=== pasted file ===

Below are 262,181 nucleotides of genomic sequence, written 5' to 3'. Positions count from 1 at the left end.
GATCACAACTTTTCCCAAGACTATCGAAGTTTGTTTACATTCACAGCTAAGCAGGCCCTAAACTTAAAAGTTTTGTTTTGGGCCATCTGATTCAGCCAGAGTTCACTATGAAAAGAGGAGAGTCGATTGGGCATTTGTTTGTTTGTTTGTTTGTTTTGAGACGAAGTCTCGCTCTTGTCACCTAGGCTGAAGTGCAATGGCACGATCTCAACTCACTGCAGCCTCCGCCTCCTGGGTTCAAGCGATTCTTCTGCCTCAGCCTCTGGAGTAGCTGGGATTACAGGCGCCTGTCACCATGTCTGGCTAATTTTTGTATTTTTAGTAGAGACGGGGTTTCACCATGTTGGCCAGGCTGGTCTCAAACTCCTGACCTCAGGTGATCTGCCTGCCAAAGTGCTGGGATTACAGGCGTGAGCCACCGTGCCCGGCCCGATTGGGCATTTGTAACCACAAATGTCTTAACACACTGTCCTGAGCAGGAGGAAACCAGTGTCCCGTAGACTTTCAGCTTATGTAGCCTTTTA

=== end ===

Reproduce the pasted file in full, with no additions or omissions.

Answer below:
Below are 262,181 nucleotides of genomic sequence, written 5' to 3'. Positions count from 1 at the left end.
GATCACAACTTTTCCCAAGACTATCGAAGTTTGTTTACATTCACAGCTAAGCAGGCCCTAAACTTAAAAGTTTTGTTTTGGGCCATCTGATTCAGCCAGAGTTCACTATGAAAAGAGGAGAGTCGATTGGGCATTTGTTTGTTTGTTTGTTTGTTTTGAGACGAAGTCTCGCTCTTGTCACCTAGGCTGAAGTGCAATGGCACGATCTCAACTCACTGCAGCCTCCGCCTCCTGGGTTCAAGCGATTCTTCTGCCTCAGCCTCTGGAGTAGCTGGGATTACAGGCGCCTGTCACCATGTCTGGCTAATTTTTGTATTTTTAGTAGAGACGGGGTTTCACCATGTTGGCCAGGCTGGTCTCAAACTCCTGACCTCAGGTGATCTGCCTGCCAAAGTGCTGGGATTACAGGCGTGAGCCACCGTGCCCGGCCCGATTGGGCATTTGTAACCACAAATGTCTTAACACACTGTCCTGAGCAGGAGGAAACCAGTGTCCCGTAGACTTTCAGCTTATGTAGCCTTTTA